Favorite films

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  • Angel's Egg
  • Tokyo Story
  • Small Body

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  • Everything Everywhere All at Once

  • The Ballad of Buster Scruggs

  • Sorry to Bother You

  • The Sisters Brothers

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  • Mauvais Sang

    Mauvais Sang

    This review may contain spoilers. I can handle the truth.

    My favourite entries on Letterboxd tend to be the ones that engage with the content of the movie, that talk about the specifics of event and character and, explicitly, how they support the message or theme, perhaps combining this with expert knowledge about the canon or the filmmakers concerned. Respect to the many insightful people I follow who do this and more. But that's not me.

    I'll always give the time of day to movies that have a good heart…

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  • Everything Everywhere All at Once

    Everything Everywhere All at Once

    Hahs, crazy inventive and funny. There's a load of learning and growing in the third act which is very tedious, but I still walked out feeling good about it. Lots of invention going on in the soundtrack as well.

  • The Walker

    The Walker

    Unfolds with a sick and dreamy paranoia, a formal precision, and a steady languid pace which is pleasantly at odds with the noirish murder-mystery set up. The title reminds us of Lee Marvin's character Walker in Point Blank, another wronged character on an existential investigation through a different but not so different ruthless world.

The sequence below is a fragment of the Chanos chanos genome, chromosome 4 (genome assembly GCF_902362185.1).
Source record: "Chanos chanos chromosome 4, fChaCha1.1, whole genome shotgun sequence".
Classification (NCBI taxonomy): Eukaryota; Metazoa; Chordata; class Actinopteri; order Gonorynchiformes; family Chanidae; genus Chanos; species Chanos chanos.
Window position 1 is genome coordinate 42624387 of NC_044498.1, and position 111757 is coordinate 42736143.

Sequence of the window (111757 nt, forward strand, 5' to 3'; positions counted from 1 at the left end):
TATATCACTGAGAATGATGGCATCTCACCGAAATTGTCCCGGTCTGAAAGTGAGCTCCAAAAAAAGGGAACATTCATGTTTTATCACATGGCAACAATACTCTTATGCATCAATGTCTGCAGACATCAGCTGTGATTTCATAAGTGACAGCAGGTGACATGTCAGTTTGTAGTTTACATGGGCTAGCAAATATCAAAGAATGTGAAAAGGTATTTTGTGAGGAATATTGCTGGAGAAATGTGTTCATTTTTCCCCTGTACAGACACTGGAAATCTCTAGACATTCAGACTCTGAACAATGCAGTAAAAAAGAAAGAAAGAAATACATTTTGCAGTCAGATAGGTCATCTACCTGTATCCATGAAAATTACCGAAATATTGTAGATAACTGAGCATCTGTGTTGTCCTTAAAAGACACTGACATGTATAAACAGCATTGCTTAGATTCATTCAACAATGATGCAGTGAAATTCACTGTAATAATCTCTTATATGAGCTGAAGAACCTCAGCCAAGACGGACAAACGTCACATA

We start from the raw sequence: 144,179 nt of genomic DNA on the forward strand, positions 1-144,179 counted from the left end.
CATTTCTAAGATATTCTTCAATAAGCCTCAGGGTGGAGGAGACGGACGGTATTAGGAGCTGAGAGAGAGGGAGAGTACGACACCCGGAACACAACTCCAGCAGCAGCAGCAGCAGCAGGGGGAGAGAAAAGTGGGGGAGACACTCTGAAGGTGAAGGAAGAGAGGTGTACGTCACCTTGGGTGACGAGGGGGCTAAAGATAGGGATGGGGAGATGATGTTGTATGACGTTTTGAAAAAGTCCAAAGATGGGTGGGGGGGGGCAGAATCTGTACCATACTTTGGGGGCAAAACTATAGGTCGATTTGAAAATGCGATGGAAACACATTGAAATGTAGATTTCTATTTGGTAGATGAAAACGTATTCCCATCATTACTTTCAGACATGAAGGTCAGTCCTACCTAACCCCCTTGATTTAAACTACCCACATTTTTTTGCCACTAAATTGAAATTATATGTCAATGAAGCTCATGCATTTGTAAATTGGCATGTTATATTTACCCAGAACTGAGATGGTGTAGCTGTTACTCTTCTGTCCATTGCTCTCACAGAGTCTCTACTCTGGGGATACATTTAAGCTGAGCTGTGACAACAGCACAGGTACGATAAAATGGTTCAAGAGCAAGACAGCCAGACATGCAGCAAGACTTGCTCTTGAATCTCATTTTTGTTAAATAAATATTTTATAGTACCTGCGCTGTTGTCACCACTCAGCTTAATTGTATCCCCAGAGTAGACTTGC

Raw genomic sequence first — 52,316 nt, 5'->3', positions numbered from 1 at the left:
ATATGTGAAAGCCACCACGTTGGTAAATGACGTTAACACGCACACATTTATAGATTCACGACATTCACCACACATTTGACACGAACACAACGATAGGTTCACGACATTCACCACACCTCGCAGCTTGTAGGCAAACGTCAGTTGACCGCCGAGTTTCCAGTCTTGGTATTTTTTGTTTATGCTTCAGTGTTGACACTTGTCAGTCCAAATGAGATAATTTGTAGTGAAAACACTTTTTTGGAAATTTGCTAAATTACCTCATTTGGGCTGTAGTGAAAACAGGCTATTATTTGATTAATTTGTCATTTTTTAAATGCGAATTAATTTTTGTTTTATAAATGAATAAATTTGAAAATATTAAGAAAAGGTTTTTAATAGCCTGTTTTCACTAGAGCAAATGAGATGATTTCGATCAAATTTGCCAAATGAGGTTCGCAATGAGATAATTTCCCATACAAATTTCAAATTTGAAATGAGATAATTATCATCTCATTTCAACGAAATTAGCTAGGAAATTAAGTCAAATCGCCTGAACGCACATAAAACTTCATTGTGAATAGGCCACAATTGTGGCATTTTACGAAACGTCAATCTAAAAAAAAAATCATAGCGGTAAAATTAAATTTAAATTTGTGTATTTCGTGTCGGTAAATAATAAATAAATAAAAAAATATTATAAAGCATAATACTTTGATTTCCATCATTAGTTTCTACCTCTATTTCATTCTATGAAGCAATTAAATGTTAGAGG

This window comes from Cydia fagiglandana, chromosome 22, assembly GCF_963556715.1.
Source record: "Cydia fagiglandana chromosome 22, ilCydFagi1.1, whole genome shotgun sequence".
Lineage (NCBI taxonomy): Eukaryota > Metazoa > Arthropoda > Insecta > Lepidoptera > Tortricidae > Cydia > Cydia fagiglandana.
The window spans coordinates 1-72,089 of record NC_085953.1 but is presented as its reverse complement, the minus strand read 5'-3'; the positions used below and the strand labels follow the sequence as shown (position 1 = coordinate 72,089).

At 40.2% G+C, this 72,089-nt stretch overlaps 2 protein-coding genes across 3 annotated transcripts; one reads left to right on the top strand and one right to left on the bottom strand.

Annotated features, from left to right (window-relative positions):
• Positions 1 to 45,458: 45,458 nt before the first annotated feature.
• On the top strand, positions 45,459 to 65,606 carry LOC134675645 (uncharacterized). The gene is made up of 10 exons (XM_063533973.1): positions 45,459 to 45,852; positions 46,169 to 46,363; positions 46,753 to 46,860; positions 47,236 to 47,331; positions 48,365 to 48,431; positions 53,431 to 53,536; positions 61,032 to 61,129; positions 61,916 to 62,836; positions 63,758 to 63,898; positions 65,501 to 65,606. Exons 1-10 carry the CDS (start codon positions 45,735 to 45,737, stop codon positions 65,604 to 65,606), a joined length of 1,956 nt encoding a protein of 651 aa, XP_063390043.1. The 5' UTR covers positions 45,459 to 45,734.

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  • High-Rise

    High-Rise

    ★★★★★

    Another near-masterpiece from Wheatley, perhaps my favourite UK filmmaker working today, and another entry in the subgenre of dystopic tower block fantasies along with Shivers, Dredd, The Raid, and (I guess) The Towering Inferno. It's an inherently dramatic setting: the tower's monstrous size, the claustrophobic spaces within, the vertical structure providing an obvious metaphor for society or the Freudian psyche. In this one, our hero and the architect also explicitly discuss the block as a metaphor for the body -…

  • Family Romance, LLC

    Family Romance, LLC

    A deliciously disturbing documentary version of Alps (2011). Or a mockumentary. Or fiction pretending to be a documentary. Or feature based on reality. It's so confusing, what is going on here? The subject matter is troubling enough and the layers of illusion and artifice make it much more so. That's all I'll say except that the music, mostly violins and cellos, is lovely and sad and occasionally anxious, and that it's an unusual Herzog in that he stays behind the camera—there is no narration or explanation, we have to figure it out for ourselves or, more likely, be left wondering.